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EC replies to legal rulings on Cyprus swimming pools

AS WE reported on 4th March, the authorities in Cyprus have taken legal proceedings against the owners of shared swimming pools in private development complexes because they failed to apply for a swimming pool licence.

In a written question to the European Commission MEP Arlene McCarthy highlighted the fact that Cypriot regulations are no longer applicable as they have been superseded by EU regulations and called on the Commission to ensure unfair legal proceedings against pool owners are halted and that the correct European standards are enforced.

On Wednesday, European Commissioner for Enterprise & Industry Antonio Tajani replied to Ms McCarthy’s question.

EN
E-001470/2011
Answer given by Mr Tajani
on behalf of the Commission
(23.3.2011)

The question concerns a conflict between national regulations and a European standard. The European Standard for swimming pools, EN 15288-2, appears to conflict with Cypriot law on swimming pools.

European standard EN 15288-2 was developed and adopted by the European Committee for Standardisation (CEN). Each CEN national member, which includes the national standardisation body of Cyprus, must implement the European standard by giving it the status of a national standard and withdrawing any conflicting national standard(s).

However, a CEN member may be confronted with the situation where it has to implement a European standard that does not comply with its national legislation. As the application of European standards is generally voluntary (unlike legislation), in these circumstances the CEN member is entitled to request a derogation from the mandatory replacement of the national standard by the European standard. This derogation is effected through the application of a so called ‘A-deviation’, to be included in the informative annex to the European standard.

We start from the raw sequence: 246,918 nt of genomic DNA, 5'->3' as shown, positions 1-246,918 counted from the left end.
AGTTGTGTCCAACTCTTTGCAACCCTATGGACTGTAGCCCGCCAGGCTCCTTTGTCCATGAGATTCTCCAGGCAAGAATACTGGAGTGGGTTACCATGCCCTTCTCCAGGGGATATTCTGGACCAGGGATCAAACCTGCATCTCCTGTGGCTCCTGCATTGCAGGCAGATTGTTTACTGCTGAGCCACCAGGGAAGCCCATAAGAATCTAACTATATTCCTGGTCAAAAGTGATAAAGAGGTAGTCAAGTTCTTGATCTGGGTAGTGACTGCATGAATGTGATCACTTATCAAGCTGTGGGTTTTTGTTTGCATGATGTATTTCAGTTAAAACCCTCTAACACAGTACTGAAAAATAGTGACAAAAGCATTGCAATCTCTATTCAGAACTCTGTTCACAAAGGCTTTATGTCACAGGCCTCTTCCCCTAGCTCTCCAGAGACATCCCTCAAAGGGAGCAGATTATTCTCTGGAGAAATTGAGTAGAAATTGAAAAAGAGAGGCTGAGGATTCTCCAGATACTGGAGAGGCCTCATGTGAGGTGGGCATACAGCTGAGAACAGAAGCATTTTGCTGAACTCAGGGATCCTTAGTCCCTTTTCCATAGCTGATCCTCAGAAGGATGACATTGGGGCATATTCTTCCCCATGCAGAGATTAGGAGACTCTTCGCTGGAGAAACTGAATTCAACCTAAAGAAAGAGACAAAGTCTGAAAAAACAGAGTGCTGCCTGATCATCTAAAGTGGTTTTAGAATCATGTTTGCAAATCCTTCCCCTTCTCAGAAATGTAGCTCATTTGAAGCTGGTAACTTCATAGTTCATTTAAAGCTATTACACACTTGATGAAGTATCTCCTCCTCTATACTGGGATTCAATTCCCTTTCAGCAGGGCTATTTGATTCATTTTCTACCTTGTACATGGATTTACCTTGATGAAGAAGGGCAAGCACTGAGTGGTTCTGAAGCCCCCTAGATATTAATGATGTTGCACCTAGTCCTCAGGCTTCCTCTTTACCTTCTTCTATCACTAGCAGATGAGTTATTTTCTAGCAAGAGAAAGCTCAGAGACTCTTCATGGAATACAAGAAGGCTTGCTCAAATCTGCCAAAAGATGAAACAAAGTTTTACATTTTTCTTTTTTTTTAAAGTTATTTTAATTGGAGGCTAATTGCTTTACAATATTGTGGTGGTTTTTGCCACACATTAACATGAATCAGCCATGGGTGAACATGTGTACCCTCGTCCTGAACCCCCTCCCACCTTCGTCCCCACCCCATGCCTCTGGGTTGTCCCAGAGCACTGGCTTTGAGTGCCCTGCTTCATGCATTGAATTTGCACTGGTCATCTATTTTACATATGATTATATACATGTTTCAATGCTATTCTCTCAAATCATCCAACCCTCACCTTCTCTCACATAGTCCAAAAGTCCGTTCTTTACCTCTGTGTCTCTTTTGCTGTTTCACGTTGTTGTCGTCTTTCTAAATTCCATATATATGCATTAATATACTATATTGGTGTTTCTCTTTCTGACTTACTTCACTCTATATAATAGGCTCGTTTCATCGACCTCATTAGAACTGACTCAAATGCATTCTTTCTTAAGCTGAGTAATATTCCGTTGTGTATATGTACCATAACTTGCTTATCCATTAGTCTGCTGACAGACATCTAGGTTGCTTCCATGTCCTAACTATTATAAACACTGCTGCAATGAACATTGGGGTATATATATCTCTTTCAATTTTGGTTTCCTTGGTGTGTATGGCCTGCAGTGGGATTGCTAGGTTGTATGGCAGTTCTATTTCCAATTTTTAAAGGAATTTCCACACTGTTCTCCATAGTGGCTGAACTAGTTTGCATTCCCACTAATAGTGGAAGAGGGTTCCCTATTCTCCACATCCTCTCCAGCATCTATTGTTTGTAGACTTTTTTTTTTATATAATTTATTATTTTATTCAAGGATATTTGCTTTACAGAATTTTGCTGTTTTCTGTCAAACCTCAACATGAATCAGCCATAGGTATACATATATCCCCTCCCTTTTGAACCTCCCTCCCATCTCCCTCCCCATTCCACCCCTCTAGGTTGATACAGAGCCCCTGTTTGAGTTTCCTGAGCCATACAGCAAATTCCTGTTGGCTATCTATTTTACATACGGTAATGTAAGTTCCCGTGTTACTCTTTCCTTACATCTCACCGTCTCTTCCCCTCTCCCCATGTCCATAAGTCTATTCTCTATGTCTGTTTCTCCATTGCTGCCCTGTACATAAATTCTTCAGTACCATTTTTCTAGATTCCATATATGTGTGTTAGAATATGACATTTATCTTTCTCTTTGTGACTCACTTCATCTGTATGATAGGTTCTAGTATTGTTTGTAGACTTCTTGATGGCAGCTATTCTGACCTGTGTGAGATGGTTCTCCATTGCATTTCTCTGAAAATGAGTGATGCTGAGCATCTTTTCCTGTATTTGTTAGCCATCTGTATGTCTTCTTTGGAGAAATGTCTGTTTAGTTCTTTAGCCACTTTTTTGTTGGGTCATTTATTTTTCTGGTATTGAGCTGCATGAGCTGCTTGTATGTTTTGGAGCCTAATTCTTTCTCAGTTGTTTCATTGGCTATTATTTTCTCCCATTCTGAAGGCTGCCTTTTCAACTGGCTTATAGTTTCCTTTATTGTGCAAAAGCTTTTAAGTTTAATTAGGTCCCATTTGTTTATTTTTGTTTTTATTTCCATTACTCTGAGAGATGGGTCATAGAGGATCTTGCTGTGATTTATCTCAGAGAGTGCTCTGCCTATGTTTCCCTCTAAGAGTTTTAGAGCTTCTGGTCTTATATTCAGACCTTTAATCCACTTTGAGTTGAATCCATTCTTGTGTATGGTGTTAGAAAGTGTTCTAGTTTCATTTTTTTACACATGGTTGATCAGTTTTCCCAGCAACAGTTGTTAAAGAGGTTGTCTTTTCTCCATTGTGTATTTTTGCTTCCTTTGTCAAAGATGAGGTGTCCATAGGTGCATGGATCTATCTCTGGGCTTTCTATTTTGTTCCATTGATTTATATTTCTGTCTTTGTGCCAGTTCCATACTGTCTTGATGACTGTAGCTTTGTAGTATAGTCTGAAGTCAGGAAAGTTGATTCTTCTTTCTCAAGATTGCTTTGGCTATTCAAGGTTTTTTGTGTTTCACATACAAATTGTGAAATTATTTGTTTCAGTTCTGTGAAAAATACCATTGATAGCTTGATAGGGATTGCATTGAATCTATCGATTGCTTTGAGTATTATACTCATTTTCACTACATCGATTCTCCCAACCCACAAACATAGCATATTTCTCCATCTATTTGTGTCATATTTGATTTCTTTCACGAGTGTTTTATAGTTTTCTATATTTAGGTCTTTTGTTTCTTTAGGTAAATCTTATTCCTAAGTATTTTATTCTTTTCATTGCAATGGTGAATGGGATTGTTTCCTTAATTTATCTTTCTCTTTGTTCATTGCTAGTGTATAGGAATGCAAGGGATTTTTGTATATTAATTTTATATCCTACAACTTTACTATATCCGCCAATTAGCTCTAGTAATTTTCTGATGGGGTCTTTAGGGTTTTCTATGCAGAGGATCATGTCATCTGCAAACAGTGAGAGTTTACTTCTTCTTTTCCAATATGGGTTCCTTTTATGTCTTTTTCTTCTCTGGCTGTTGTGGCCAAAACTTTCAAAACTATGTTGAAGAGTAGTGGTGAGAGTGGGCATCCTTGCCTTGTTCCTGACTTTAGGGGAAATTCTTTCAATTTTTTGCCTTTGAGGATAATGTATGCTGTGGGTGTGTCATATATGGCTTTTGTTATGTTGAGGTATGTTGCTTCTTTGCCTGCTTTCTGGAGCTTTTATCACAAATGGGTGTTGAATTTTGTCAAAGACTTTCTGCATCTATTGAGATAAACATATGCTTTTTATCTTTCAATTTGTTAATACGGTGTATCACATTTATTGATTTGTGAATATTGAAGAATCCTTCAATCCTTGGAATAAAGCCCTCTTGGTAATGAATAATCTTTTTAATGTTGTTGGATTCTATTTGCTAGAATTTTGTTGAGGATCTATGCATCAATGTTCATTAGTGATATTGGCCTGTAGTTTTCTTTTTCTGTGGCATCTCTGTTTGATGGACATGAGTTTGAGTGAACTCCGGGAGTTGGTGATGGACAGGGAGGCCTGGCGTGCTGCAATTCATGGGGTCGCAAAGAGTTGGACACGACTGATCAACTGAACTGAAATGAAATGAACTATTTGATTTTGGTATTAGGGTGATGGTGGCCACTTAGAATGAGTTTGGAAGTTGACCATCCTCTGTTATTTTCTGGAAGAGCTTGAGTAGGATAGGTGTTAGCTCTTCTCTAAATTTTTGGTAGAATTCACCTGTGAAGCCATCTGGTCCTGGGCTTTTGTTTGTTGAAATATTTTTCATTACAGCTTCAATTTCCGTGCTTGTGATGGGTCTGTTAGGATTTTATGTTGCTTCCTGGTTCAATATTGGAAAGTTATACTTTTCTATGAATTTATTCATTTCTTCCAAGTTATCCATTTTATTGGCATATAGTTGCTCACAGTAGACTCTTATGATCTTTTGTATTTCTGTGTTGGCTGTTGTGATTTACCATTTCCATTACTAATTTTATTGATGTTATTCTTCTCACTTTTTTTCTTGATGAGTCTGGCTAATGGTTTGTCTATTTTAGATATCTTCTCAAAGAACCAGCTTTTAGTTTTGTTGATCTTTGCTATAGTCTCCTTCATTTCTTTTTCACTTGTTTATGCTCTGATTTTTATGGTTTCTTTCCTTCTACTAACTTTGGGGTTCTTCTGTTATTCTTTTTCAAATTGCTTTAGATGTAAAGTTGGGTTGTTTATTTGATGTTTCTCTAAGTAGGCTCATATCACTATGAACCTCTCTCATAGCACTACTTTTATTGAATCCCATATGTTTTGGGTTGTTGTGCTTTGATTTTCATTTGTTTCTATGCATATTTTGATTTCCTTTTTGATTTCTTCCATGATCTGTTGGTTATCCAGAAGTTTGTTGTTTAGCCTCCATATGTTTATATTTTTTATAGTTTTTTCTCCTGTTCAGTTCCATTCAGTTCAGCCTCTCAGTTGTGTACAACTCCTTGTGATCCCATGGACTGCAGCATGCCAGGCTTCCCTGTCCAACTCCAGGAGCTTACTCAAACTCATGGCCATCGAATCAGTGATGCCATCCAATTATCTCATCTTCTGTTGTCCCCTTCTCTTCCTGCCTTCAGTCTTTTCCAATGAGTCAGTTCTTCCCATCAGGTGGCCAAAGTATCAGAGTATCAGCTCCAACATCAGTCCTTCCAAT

It is not clear whether the national standardisation body of Cyprus has requested an A-deviation with respect to the European standard EN 15288-2. However, even if this was not the case, national legislation would prevail over the European standard in the event of conflict. In the absence of EU legislation applicable to the safety of swimming pools, the obligation to seek a swimming pool licence will have to be assessed by the Cypriot courts.

Further reading

Written question and answer to the European Commission E-001470/2011:  European Standard for swimming pools and its application in the municipality of Paphos